Mets’ Top 10 Prospects – 1981

An article by posted on March 23, 2012

When I wrote that the 1967 crop featuring Seaver, Ryan, and Koosman was probably the strongest group of prospects the Mets ever had, I was weighting it heavily on the future success of those three pitchers. But in terms of potential and depth, it would be hard to top the 1981 list.

Here’s what a list of the Top 10 Mets’ Prospects for 1981 may have looked like. Injuries and addictions certainly played a role in limiting the success of some of these players, but it was a talent-rich group.

1. Tim Leary, RHP – Just off a season where he was the best pitcher in the Texas League as a first-year pro, Leary looked like the best Mets’ pitching prospect since Seaver.

2. Darryl Strawberry, RF - The previous season’s #1 draft pick now had a half season of pro ball under his belt and though he was far from dominant, his star potential shone through.

3. Mookie Wilson, CF - The International League’s All Star Centerfielder would soon make Lee Mazzilli expendable leading to a chain of deals that brought the Mets Ron Darling and Howard Johnson.

4. Hubie Brooks, IF/OF – The Mets hadn’t yet decided if Hubie would be an infielder or outfielder, but he was coming off a solid year in AAA and looked major league ready.

5. Wally Backman, 2B- Tidewater’s switch-hitting second baseman would later abandon righthanded hitting and emerge as a solid #2 hitter and gritty infielder.

6. Rick Ownbey, RHP – With a big year at Class A Lynchburg followed by a successful stint at AA Memphis, Ownbey was coming on as a future star in the Mets’ rotation. He never made it, but was a valuable chip in the Keith Hernandez trade.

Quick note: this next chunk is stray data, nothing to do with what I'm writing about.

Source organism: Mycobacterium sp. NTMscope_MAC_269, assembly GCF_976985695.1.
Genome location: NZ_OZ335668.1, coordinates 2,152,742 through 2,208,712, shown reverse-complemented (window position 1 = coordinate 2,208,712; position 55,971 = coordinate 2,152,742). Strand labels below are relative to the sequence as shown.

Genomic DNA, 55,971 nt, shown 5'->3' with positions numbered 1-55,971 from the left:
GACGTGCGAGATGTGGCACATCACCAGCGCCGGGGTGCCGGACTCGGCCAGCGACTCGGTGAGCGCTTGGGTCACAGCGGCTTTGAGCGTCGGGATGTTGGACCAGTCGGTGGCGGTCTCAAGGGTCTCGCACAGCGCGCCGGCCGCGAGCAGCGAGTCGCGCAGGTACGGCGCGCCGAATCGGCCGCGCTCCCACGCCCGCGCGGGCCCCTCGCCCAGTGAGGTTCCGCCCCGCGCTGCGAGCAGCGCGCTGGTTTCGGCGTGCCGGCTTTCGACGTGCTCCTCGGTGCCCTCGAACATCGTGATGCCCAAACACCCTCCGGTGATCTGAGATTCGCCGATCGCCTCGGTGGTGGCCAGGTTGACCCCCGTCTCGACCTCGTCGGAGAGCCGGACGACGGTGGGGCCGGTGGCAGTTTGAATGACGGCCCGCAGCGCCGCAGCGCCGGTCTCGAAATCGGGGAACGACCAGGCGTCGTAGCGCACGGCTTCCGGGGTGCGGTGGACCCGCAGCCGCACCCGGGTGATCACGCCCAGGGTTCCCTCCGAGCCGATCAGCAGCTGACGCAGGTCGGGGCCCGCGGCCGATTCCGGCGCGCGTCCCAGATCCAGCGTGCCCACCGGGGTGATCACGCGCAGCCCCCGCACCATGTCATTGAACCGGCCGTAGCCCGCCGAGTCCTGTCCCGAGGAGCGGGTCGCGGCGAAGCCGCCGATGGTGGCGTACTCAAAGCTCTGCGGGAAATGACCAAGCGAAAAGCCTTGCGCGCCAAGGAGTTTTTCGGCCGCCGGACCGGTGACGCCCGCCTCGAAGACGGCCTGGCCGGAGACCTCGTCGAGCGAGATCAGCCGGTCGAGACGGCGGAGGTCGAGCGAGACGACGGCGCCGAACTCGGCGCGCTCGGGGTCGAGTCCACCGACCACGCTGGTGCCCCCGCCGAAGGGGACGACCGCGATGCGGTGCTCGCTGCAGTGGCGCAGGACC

7. Mike Scott, RHP – Tidewater’s #1 starter was ready for the big leagues although he wouldn’t blossom until dealt away.

8. Ed Lynch, RHP – a solid starter for Tidewater who was pencilled in as a likely #4 starter type, which is just what he became.

9. Juan Berenguer, RHP – The International League’s strikeout leader, he was a strong candidate to shift to the bullpen, where he enjoyed a measure of big league success although not with the Mets.

10. Brian Giles, 2B – This smooth-fielding second baseman hit .286 in the Texas League and it looked like his glove could propel him ahead of Backman as the 2nd baseman of the future.

About the Author ()

I've been following the Mets since 1962. Have to admit I was a Yankee fan as a kid, but I found it to be so much more interesting to see how a young team could build itself up rather than following a team where the season didn't really begin until October. I remember them all - Casey, Marv, ChooChoo, Don Bosch, The Stork, etc. As the years went on, I became more and more of a Mets fan, and a Yankee hater once Steinbrenner and Billy Martin entered the picture.After retiring, I relocated with my family from Long Island to Chapel Hill, NC in 2005. I spend a lot of my time now checking out all the various Mets blogs. Fortunately, I still get to watch almost all of the Mets games (except those that are blacked out here).

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